More crew were kidnapped by pirates in 2016 than in any of the previous 10 years, according to a report.
The International Maritime Bureau (IMB) said 62 people were kidnapped for ransom on 15 separate occasions last year, a threefold increase on 2015.
Just over half were captured off West Africa and 28 were kidnapped from tugs, barges, fishing boats and merchant ships around Malaysia and Indonesia.
Globally 150 vessels were boarded in 2016, 12 vessels were fired upon, seven were hijacked and 22 attacks were thwarted. The number of hostages fell to 151.
In total 191 incidents were reported to IMB, down on 246 in 2015.
Pottengal Mukundan, director of IMB, said: “The continued fall in piracy is good news but certain shipping routes remain dangerous, and the escalation of crew kidnapping is a worrying tend in some emerging areas.
“The kidnappings in the Sulu Sea between East Malaysia and the Philippines are a particular concern.”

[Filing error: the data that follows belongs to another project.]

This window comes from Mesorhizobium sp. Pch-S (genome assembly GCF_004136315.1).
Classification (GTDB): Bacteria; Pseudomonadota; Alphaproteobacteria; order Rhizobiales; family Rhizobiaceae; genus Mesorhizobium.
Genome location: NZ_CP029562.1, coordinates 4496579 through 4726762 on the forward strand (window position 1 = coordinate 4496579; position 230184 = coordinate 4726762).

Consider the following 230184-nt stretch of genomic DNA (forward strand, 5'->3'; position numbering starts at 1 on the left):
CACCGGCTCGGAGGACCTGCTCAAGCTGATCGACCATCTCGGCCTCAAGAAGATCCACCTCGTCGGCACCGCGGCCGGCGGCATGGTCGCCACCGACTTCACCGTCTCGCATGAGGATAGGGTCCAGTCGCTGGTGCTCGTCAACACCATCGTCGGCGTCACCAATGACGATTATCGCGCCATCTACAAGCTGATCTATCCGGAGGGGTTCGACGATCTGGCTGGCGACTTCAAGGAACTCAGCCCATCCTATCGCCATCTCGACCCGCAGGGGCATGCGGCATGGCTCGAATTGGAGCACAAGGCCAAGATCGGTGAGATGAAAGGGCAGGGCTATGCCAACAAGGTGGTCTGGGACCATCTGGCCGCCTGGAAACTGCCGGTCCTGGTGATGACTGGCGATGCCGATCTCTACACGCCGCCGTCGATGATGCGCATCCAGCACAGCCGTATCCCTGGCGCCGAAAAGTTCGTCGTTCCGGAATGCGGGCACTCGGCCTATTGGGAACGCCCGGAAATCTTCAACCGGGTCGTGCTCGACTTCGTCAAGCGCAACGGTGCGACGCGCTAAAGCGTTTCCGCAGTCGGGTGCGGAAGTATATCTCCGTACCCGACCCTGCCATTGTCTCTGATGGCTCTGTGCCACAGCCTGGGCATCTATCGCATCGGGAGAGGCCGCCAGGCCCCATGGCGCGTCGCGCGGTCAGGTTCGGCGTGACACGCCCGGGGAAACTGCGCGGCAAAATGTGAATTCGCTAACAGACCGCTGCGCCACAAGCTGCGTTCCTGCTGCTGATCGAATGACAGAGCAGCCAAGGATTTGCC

The IMB said the kidnapping of crew from ocean-going merchant vessels in the Sulu Sea and their transfer to the Southern Philippines was a “notable escalation in attacks” and shippers were advised to use an alternative route.
The report said the Gulf of Guinea remained a kidnap hotspot, with 34 crew taken in nine separate incidents, and nine vessels were fired upon. Some were almost 100 nautical miles from the coastline.
Meanwhile, a product tanker was fired on while it was 300 nautical miles from the shore off Somalia.
The IMB, part of the International Chamber of Commerce, said this “demonstrates that the capacity and intent to attack merchant shipping still exists off Somalia”.
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